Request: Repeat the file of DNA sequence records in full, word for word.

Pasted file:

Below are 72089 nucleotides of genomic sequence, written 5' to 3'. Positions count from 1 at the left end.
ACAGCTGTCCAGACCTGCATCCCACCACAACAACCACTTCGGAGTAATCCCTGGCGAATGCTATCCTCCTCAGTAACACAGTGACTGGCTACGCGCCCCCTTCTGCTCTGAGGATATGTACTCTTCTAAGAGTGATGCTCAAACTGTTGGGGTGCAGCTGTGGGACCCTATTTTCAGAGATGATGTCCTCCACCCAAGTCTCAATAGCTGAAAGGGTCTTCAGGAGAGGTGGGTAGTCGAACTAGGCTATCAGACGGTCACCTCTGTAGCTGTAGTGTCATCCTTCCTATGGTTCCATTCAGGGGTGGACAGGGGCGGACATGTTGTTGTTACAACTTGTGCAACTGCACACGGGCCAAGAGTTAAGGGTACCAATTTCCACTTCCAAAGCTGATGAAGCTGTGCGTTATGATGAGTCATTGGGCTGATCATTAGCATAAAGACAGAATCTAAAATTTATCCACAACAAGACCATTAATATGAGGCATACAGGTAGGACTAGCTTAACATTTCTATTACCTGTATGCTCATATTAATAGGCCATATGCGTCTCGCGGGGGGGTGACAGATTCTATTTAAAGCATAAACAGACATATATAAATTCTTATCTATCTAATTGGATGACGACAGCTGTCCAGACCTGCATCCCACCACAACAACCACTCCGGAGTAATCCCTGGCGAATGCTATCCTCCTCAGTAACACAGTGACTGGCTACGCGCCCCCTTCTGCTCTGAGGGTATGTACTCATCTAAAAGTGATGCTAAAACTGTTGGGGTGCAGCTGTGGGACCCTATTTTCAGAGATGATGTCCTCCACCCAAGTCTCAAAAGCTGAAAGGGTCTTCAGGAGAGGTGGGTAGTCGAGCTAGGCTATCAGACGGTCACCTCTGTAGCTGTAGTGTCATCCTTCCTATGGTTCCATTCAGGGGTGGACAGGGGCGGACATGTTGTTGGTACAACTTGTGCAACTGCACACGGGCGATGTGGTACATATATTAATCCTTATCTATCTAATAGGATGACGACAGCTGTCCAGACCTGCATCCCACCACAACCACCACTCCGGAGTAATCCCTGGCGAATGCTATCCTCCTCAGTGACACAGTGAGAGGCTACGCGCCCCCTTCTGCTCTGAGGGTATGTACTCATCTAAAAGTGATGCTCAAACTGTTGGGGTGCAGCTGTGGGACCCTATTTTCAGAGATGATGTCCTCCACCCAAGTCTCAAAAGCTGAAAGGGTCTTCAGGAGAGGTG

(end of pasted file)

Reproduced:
Below are 72089 nucleotides of genomic sequence, written 5' to 3'. Positions count from 1 at the left end.
ACAGCTGTCCAGACCTGCATCCCACCACAACAACCACTTCGGAGTAATCCCTGGCGAATGCTATCCTCCTCAGTAACACAGTGACTGGCTACGCGCCCCCTTCTGCTCTGAGGATATGTACTCTTCTAAGAGTGATGCTCAAACTGTTGGGGTGCAGCTGTGGGACCCTATTTTCAGAGATGATGTCCTCCACCCAAGTCTCAATAGCTGAAAGGGTCTTCAGGAGAGGTGGGTAGTCGAACTAGGCTATCAGACGGTCACCTCTGTAGCTGTAGTGTCATCCTTCCTATGGTTCCATTCAGGGGTGGACAGGGGCGGACATGTTGTTGTTACAACTTGTGCAACTGCACACGGGCCAAGAGTTAAGGGTACCAATTTCCACTTCCAAAGCTGATGAAGCTGTGCGTTATGATGAGTCATTGGGCTGATCATTAGCATAAAGACAGAATCTAAAATTTATCCACAACAAGACCATTAATATGAGGCATACAGGTAGGACTAGCTTAACATTTCTATTACCTGTATGCTCATATTAATAGGCCATATGCGTCTCGCGGGGGGGTGACAGATTCTATTTAAAGCATAAACAGACATATATAAATTCTTATCTATCTAATTGGATGACGACAGCTGTCCAGACCTGCATCCCACCACAACAACCACTCCGGAGTAATCCCTGGCGAATGCTATCCTCCTCAGTAACACAGTGACTGGCTACGCGCCCCCTTCTGCTCTGAGGGTATGTACTCATCTAAAAGTGATGCTAAAACTGTTGGGGTGCAGCTGTGGGACCCTATTTTCAGAGATGATGTCCTCCACCCAAGTCTCAAAAGCTGAAAGGGTCTTCAGGAGAGGTGGGTAGTCGAGCTAGGCTATCAGACGGTCACCTCTGTAGCTGTAGTGTCATCCTTCCTATGGTTCCATTCAGGGGTGGACAGGGGCGGACATGTTGTTGGTACAACTTGTGCAACTGCACACGGGCGATGTGGTACATATATTAATCCTTATCTATCTAATAGGATGACGACAGCTGTCCAGACCTGCATCCCACCACAACCACCACTCCGGAGTAATCCCTGGCGAATGCTATCCTCCTCAGTGACACAGTGAGAGGCTACGCGCCCCCTTCTGCTCTGAGGGTATGTACTCATCTAAAAGTGATGCTCAAACTGTTGGGGTGCAGCTGTGGGACCCTATTTTCAGAGATGATGTCCTCCACCCAAGTCTCAAAAGCTGAAAGGGTCTTCAGGAGAGGTG